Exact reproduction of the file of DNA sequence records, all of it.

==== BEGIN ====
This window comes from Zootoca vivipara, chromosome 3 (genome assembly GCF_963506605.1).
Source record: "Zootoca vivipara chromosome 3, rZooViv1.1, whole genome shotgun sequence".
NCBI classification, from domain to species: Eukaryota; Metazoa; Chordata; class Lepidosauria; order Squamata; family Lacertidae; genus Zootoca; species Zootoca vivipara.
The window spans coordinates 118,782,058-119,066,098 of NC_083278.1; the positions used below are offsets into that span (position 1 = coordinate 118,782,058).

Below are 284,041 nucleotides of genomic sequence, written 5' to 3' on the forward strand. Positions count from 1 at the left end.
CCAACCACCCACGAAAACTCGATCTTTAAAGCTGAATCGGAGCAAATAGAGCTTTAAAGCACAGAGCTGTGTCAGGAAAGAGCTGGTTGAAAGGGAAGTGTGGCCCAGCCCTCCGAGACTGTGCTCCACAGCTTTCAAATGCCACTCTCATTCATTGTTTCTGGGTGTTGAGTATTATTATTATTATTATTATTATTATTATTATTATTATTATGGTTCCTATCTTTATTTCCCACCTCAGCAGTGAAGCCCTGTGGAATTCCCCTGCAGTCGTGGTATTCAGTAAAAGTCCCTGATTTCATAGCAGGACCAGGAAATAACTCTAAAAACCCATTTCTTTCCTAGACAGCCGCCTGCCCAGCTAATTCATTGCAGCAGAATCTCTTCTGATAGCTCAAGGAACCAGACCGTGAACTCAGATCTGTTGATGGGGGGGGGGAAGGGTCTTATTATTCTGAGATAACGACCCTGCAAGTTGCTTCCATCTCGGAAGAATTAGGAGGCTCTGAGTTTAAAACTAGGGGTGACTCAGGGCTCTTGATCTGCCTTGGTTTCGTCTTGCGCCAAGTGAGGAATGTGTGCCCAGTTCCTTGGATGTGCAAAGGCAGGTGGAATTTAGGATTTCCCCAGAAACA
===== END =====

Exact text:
This window comes from Zootoca vivipara, chromosome 3 (genome assembly GCF_963506605.1).
Source record: "Zootoca vivipara chromosome 3, rZooViv1.1, whole genome shotgun sequence".
NCBI classification, from domain to species: Eukaryota; Metazoa; Chordata; class Lepidosauria; order Squamata; family Lacertidae; genus Zootoca; species Zootoca vivipara.
The window spans coordinates 118,782,058-119,066,098 of NC_083278.1; the positions used below are offsets into that span (position 1 = coordinate 118,782,058).

Below are 284,041 nucleotides of genomic sequence, written 5' to 3' on the forward strand. Positions count from 1 at the left end.
CCAACCACCCACGAAAACTCGATCTTTAAAGCTGAATCGGAGCAAATAGAGCTTTAAAGCACAGAGCTGTGTCAGGAAAGAGCTGGTTGAAAGGGAAGTGTGGCCCAGCCCTCCGAGACTGTGCTCCACAGCTTTCAAATGCCACTCTCATTCATTGTTTCTGGGTGTTGAGTATTATTATTATTATTATTATTATTATTATTATTATTATTATGGTTCCTATCTTTATTTCCCACCTCAGCAGTGAAGCCCTGTGGAATTCCCCTGCAGTCGTGGTATTCAGTAAAAGTCCCTGATTTCATAGCAGGACCAGGAAATAACTCTAAAAACCCATTTCTTTCCTAGACAGCCGCCTGCCCAGCTAATTCATTGCAGCAGAATCTCTTCTGATAGCTCAAGGAACCAGACCGTGAACTCAGATCTGTTGATGGGGGGGGGGAAGGGTCTTATTATTCTGAGATAACGACCCTGCAAGTTGCTTCCATCTCGGAAGAATTAGGAGGCTCTGAGTTTAAAACTAGGGGTGACTCAGGGCTCTTGATCTGCCTTGGTTTCGTCTTGCGCCAAGTGAGGAATGTGTGCCCAGTTCCTTGGATGTGCAAAGGCAGGTGGAATTTAGGATTTCCCCAGAAACA